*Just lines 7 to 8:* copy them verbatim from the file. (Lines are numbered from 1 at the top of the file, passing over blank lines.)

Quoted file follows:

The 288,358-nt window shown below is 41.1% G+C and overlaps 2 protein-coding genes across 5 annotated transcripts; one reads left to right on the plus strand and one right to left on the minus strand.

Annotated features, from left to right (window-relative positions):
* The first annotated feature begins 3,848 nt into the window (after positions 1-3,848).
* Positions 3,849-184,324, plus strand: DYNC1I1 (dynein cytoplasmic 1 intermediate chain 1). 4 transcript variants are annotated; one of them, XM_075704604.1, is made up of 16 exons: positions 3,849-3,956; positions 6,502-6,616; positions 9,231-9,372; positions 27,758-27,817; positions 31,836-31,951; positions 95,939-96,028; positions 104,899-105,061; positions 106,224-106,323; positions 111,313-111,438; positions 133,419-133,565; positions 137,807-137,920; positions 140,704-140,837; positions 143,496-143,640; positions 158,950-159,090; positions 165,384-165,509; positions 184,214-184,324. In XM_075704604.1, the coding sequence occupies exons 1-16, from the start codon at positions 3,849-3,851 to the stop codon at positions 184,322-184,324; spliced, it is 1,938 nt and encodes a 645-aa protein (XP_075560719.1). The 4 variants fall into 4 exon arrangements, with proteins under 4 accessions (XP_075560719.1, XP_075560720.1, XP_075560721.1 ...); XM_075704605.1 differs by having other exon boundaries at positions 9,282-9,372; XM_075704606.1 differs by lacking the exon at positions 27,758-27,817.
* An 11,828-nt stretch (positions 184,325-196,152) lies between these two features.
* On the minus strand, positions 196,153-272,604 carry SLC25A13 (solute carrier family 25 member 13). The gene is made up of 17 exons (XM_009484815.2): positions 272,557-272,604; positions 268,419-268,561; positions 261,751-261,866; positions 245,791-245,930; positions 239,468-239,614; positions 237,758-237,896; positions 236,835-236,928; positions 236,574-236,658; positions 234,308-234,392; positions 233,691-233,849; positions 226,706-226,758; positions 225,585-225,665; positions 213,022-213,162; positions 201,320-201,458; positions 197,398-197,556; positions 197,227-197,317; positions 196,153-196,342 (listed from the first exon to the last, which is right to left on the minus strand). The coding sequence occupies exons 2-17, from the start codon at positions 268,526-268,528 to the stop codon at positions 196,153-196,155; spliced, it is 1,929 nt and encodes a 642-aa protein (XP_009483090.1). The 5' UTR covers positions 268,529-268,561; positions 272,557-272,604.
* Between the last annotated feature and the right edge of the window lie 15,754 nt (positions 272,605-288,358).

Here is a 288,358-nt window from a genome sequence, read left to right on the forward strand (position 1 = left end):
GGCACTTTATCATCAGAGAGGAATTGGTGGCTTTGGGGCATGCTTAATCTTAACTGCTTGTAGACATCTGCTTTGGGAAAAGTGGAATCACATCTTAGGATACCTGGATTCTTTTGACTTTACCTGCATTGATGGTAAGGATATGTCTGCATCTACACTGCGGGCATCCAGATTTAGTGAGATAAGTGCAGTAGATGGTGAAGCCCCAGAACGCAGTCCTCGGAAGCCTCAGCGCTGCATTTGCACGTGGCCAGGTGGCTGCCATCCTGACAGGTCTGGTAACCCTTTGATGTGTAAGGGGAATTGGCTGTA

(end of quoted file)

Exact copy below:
* Between the last annotated feature and the right edge of the window lie 15,754 nt (positions 272,605-288,358).

Here is a 288,358-nt window from a genome sequence, read left to right on the forward strand (position 1 = left end):